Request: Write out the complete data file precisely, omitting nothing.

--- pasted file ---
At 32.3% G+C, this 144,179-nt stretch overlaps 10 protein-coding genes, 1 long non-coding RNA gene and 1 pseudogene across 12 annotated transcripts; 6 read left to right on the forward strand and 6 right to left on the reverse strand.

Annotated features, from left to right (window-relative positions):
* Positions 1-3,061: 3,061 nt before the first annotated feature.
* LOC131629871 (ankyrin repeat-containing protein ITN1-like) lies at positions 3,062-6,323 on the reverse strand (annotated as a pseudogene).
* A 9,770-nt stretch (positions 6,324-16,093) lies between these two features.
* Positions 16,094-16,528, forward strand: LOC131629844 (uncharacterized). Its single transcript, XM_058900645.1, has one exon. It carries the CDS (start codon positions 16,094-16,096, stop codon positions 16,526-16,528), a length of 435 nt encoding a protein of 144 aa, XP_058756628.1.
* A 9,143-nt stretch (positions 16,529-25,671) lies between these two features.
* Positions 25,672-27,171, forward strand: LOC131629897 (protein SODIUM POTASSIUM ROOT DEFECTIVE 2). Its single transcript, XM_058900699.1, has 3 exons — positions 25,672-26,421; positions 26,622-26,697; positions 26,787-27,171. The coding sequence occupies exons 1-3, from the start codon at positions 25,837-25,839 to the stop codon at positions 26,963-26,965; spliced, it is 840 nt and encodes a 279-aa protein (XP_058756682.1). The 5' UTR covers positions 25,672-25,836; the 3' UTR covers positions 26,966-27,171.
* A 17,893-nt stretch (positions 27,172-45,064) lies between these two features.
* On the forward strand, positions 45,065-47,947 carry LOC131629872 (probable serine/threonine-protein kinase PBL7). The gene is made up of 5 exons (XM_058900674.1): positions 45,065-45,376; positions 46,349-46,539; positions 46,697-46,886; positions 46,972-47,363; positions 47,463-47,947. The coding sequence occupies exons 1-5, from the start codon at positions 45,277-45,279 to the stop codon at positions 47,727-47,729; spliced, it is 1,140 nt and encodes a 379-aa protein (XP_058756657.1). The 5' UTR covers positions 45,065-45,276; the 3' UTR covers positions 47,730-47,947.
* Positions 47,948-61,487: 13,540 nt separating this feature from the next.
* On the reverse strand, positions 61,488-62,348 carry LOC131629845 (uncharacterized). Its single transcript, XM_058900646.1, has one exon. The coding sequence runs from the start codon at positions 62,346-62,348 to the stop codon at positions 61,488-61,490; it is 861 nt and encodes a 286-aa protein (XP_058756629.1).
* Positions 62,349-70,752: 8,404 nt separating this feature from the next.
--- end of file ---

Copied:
At 32.3% G+C, this 144,179-nt stretch overlaps 10 protein-coding genes, 1 long non-coding RNA gene and 1 pseudogene across 12 annotated transcripts; 6 read left to right on the forward strand and 6 right to left on the reverse strand.

Annotated features, from left to right (window-relative positions):
* Positions 1-3,061: 3,061 nt before the first annotated feature.
* LOC131629871 (ankyrin repeat-containing protein ITN1-like) lies at positions 3,062-6,323 on the reverse strand (annotated as a pseudogene).
* A 9,770-nt stretch (positions 6,324-16,093) lies between these two features.
* Positions 16,094-16,528, forward strand: LOC131629844 (uncharacterized). Its single transcript, XM_058900645.1, has one exon. It carries the CDS (start codon positions 16,094-16,096, stop codon positions 16,526-16,528), a length of 435 nt encoding a protein of 144 aa, XP_058756628.1.
* A 9,143-nt stretch (positions 16,529-25,671) lies between these two features.
* Positions 25,672-27,171, forward strand: LOC131629897 (protein SODIUM POTASSIUM ROOT DEFECTIVE 2). Its single transcript, XM_058900699.1, has 3 exons — positions 25,672-26,421; positions 26,622-26,697; positions 26,787-27,171. The coding sequence occupies exons 1-3, from the start codon at positions 25,837-25,839 to the stop codon at positions 26,963-26,965; spliced, it is 840 nt and encodes a 279-aa protein (XP_058756682.1). The 5' UTR covers positions 25,672-25,836; the 3' UTR covers positions 26,966-27,171.
* A 17,893-nt stretch (positions 27,172-45,064) lies between these two features.
* On the forward strand, positions 45,065-47,947 carry LOC131629872 (probable serine/threonine-protein kinase PBL7). The gene is made up of 5 exons (XM_058900674.1): positions 45,065-45,376; positions 46,349-46,539; positions 46,697-46,886; positions 46,972-47,363; positions 47,463-47,947. The coding sequence occupies exons 1-5, from the start codon at positions 45,277-45,279 to the stop codon at positions 47,727-47,729; spliced, it is 1,140 nt and encodes a 379-aa protein (XP_058756657.1). The 5' UTR covers positions 45,065-45,276; the 3' UTR covers positions 47,730-47,947.
* Positions 47,948-61,487: 13,540 nt separating this feature from the next.
* On the reverse strand, positions 61,488-62,348 carry LOC131629845 (uncharacterized). Its single transcript, XM_058900646.1, has one exon. The coding sequence runs from the start codon at positions 62,346-62,348 to the stop codon at positions 61,488-61,490; it is 861 nt and encodes a 286-aa protein (XP_058756629.1).
* Positions 62,349-70,752: 8,404 nt separating this feature from the next.